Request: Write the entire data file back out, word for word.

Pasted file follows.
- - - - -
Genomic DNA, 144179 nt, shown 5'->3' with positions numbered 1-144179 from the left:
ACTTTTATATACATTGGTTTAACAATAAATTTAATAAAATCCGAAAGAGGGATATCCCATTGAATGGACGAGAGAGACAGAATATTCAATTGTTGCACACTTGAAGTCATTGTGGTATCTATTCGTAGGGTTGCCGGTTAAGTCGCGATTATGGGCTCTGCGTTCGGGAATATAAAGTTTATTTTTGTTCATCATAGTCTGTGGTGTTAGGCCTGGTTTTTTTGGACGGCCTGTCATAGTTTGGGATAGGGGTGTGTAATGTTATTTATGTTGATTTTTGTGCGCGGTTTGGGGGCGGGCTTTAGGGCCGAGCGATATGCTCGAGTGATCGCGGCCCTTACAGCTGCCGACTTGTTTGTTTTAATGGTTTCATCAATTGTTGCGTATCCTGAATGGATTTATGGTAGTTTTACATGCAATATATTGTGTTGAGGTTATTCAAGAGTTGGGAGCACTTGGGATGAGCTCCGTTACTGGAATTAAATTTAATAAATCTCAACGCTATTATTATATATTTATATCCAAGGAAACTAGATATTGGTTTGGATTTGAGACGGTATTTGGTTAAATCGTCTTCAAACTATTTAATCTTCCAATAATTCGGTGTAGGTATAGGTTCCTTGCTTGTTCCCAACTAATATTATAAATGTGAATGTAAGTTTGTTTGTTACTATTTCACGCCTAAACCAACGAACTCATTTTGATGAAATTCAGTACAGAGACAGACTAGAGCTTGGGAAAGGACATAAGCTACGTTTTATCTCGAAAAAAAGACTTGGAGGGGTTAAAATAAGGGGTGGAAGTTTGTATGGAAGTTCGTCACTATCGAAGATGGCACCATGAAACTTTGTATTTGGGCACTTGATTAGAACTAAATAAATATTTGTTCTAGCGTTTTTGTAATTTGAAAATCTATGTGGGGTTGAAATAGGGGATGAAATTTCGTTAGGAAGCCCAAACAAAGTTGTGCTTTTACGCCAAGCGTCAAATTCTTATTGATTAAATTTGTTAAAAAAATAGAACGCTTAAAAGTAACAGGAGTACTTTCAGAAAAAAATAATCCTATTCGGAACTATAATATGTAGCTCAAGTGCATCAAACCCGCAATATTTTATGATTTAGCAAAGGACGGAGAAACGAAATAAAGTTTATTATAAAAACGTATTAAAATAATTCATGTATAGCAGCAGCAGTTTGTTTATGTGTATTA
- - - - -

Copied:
Genomic DNA, 144179 nt, shown 5'->3' with positions numbered 1-144179 from the left:
ACTTTTATATACATTGGTTTAACAATAAATTTAATAAAATCCGAAAGAGGGATATCCCATTGAATGGACGAGAGAGACAGAATATTCAATTGTTGCACACTTGAAGTCATTGTGGTATCTATTCGTAGGGTTGCCGGTTAAGTCGCGATTATGGGCTCTGCGTTCGGGAATATAAAGTTTATTTTTGTTCATCATAGTCTGTGGTGTTAGGCCTGGTTTTTTTGGACGGCCTGTCATAGTTTGGGATAGGGGTGTGTAATGTTATTTATGTTGATTTTTGTGCGCGGTTTGGGGGCGGGCTTTAGGGCCGAGCGATATGCTCGAGTGATCGCGGCCCTTACAGCTGCCGACTTGTTTGTTTTAATGGTTTCATCAATTGTTGCGTATCCTGAATGGATTTATGGTAGTTTTACATGCAATATATTGTGTTGAGGTTATTCAAGAGTTGGGAGCACTTGGGATGAGCTCCGTTACTGGAATTAAATTTAATAAATCTCAACGCTATTATTATATATTTATATCCAAGGAAACTAGATATTGGTTTGGATTTGAGACGGTATTTGGTTAAATCGTCTTCAAACTATTTAATCTTCCAATAATTCGGTGTAGGTATAGGTTCCTTGCTTGTTCCCAACTAATATTATAAATGTGAATGTAAGTTTGTTTGTTACTATTTCACGCCTAAACCAACGAACTCATTTTGATGAAATTCAGTACAGAGACAGACTAGAGCTTGGGAAAGGACATAAGCTACGTTTTATCTCGAAAAAAAGACTTGGAGGGGTTAAAATAAGGGGTGGAAGTTTGTATGGAAGTTCGTCACTATCGAAGATGGCACCATGAAACTTTGTATTTGGGCACTTGATTAGAACTAAATAAATATTTGTTCTAGCGTTTTTGTAATTTGAAAATCTATGTGGGGTTGAAATAGGGGATGAAATTTCGTTAGGAAGCCCAAACAAAGTTGTGCTTTTACGCCAAGCGTCAAATTCTTATTGATTAAATTTGTTAAAAAAATAGAACGCTTAAAAGTAACAGGAGTACTTTCAGAAAAAAATAATCCTATTCGGAACTATAATATGTAGCTCAAGTGCATCAAACCCGCAATATTTTATGATTTAGCAAAGGACGGAGAAACGAAATAAAGTTTATTATAAAAACGTATTAAAATAATTCATGTATAGCAGCAGCAGTTTGTTTATGTGTATTA